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Summary: pt. 4 of a 7 part series on prayer. looking at biblical people and how they connected with God in prayer. feel free to use any or all of this...

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Learning to Pray

Pt.4 Hannah’s Plea

Intro:

At my house I have this green shelf that is mine. Amy loves order and I live in chaos, so in order to keep the balance in our house I get this little shelf in order to spread chaos! This is also the place where things go that get broken, where things that are missing something go. Sort of like the island for misfit toys, only it has bracelets and various other things that I can’t even recall… it is the place where Amy and the girls put things when they need me to fix it, because it is broken.

Have you ever felt like you were missing something? Like you were broken? Perhaps you felt like you were just not up to snuff, or just not good enough? Maybe people even told you that you were not good enough… that you were lacking in some way? You were the object of ridicule, or the butt of the joke?

Life is hard like that, you feel alone, unwanted, worthless, unloved… like a forgotten toy in the back of the closet, or a green shelf, waiting to be fixed. I think the truth is we have all been lost in the darkness, we have all been uncertain and unsure, we have been broken. So the question is, were do you turn in these dark times? We all know the answer, we are in church after all… we are supposed to turn to God in prayer! However, we all know that isn’t always the case, as the old hymn says:

What a friend we have in Jesus,

all our sins and grief’s to bear!

What a privilege to carry

everything to God in prayer!

O what peace we often forfeit,

O what needless pain we bear,

all because we do not carry

everything to God in prayer.

So I guess my real question is what do you turn to when you are felling broken? When you are lost in the darkness? When you feel not good enough? What do you do? Who or what do you turn to?

Stress has become normal, and with stress is its best friend depression, and those two always bring a bag of fun with them. Anxiety, self doubt, pain, illness, and thoughts of suicide. And when people encounter these things they turn to destructive behaviors: alcohol and drug abuse; sex and pornography, and other addictions like gambling, overeating, over indulging etc; they retreat within a fantasy world through books and movies; they hide in their work, pushing themselves until they collapse at night so they don’t have to deal with their problem; they hurt others, especially those who love them most, they push and shove and do everything possible to avoid the problem.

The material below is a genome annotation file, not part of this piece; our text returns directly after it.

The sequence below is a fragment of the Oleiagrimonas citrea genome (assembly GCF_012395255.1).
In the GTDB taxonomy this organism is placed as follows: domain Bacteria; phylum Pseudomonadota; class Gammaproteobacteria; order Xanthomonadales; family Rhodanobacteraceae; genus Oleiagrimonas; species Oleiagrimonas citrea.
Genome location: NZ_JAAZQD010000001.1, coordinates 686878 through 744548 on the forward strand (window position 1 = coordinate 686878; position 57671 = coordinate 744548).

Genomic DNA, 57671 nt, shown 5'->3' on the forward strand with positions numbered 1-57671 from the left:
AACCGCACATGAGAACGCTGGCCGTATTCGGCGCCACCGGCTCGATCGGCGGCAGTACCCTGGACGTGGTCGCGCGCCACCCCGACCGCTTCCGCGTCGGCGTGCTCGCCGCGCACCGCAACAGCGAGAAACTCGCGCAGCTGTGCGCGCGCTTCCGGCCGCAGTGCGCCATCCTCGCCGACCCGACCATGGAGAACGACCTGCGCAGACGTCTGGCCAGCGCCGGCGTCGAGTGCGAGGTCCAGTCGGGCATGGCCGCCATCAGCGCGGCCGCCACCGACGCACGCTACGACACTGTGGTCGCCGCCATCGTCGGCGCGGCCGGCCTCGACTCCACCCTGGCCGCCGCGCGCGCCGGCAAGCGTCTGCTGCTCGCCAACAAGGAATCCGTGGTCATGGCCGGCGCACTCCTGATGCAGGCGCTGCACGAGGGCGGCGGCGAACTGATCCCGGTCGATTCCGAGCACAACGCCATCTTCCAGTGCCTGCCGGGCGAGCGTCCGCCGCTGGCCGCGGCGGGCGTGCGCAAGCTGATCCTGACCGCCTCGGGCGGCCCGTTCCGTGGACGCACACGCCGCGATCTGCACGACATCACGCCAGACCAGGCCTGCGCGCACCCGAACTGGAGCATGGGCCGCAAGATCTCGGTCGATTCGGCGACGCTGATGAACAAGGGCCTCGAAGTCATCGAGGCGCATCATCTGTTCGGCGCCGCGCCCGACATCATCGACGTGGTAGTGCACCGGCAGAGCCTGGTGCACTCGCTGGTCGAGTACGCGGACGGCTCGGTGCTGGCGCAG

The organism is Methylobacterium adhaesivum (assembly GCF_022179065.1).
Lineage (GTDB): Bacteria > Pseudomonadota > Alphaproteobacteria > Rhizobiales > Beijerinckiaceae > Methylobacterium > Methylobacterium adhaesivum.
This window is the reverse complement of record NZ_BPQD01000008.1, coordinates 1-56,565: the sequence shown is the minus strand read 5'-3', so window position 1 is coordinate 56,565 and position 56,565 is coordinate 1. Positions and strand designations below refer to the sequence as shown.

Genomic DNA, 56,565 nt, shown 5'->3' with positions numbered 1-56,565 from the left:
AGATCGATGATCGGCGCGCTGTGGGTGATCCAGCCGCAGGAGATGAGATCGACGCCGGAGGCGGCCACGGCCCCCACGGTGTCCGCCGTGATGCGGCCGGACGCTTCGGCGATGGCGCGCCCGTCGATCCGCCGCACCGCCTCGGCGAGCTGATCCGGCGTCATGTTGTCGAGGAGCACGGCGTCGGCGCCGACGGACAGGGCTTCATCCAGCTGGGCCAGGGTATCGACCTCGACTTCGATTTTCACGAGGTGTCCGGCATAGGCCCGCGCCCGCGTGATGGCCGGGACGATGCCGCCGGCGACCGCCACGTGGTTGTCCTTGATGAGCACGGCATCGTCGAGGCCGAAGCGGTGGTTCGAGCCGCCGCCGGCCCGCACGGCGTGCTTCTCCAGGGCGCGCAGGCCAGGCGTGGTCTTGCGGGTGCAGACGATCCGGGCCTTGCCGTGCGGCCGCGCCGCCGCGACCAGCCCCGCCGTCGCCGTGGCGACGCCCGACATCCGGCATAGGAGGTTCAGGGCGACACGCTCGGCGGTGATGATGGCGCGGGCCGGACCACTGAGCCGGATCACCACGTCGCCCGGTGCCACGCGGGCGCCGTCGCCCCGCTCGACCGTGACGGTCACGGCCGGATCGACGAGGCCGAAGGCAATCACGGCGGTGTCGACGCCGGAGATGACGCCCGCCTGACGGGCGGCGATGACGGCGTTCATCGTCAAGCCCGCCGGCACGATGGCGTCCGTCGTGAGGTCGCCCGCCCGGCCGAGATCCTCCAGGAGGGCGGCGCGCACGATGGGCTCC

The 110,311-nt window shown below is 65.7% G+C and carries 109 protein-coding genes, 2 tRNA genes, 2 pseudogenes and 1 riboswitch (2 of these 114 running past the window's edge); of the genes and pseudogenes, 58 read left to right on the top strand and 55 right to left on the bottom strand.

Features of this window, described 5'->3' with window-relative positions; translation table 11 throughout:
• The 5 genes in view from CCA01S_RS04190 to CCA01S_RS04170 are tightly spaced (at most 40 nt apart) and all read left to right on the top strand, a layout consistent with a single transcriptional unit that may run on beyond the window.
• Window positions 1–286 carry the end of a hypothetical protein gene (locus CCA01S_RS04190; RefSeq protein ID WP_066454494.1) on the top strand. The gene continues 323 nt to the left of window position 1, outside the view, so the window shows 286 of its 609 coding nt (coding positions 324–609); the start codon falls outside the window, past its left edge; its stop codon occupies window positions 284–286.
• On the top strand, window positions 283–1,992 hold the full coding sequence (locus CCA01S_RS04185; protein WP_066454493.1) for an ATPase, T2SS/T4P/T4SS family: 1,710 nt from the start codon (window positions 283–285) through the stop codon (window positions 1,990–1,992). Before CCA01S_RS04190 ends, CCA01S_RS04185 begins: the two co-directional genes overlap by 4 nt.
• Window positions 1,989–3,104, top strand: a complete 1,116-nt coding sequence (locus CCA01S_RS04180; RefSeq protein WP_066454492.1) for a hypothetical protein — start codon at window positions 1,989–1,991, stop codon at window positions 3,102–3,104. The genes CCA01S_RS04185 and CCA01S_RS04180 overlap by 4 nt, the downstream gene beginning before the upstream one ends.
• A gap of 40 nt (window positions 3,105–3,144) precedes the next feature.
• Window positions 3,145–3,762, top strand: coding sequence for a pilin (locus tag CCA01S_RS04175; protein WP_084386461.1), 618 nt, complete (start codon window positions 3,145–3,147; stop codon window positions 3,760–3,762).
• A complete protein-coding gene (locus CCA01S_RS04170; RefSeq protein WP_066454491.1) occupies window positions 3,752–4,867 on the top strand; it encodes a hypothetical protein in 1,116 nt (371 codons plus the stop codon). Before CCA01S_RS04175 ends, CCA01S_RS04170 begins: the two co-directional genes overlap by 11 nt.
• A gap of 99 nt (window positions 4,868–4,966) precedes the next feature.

What do you do? Where do you turn? Where do you go?

We have been talking about prayer for a few weeks, about how to pray… let me ask you, have you been praying? Have you tried talking and connecting with God?

A couple of weeks ago I said that we sometimes treat God like he is Santa or that he is our servant, of which he is neither, however I am afraid that in our effort to swing the pendulum back we go too far the opposite direction, and won’t ask God for anything at all!

However Jesus said to ask, to seek, to knock. He said to ask for daily bread, to ask your father in heaven who already knows what you need. To ask.

But the question is, what do we ask for? I knew one guy who believed you should ask God for everything from the big things like world peace to the littlest thing like a parking space... When I was a kid I would prayed for stuff: toys, bikes, a bb gun, going to Disney World… in the past few years I have found myself praying for a flute, a new mattress, and for my van to hold together! Is it wrong to pray for these things? Is it selfish? What can you pray for? A Million dollars? A Lamborghini? A new house for the homeless? A job for the jobless? A baby for the childless? A change of heart? For the salvation of a city? For this cup to pass…

If you have your bibles turn to 1 Samuel 1

1There was a certain man of Ramathaim-zophim of the hill country of Ephraim whose name was Elkanah the son of Jeroham, son of Elihu, son of Tohu, son of Zuph, an Ephrathite. 2He had two wives. The name of the one was Hannah, and the name of the other, Peninnah. And Peninnah had children, but Hannah had no children.

3Now this man used to go up year by year from his city to worship and to sacrifice to the Lord of hosts at Shiloh, where the two sons of Eli, Hophni and Phinehas, were priests of the Lord. 4On the day when Elkanah sacrificed, he would give portions to Peninnah his wife and to all her sons and daughters. 5But to Hannah he gave a double portion, because he loved her, though the Lord had closed her womb. 6And her rival used to provoke her grievously to irritate her, because the Lord had closed her womb. 7So it went on year by year. As often as she went up to the house of the Lord, she used to provoke her. Therefore Hannah wept and would not eat. 8And Elkanah, her husband, said to her, "Hannah, why do you weep? And why do you not eat? And why is your heart sad? Am I not more to you than ten sons?"

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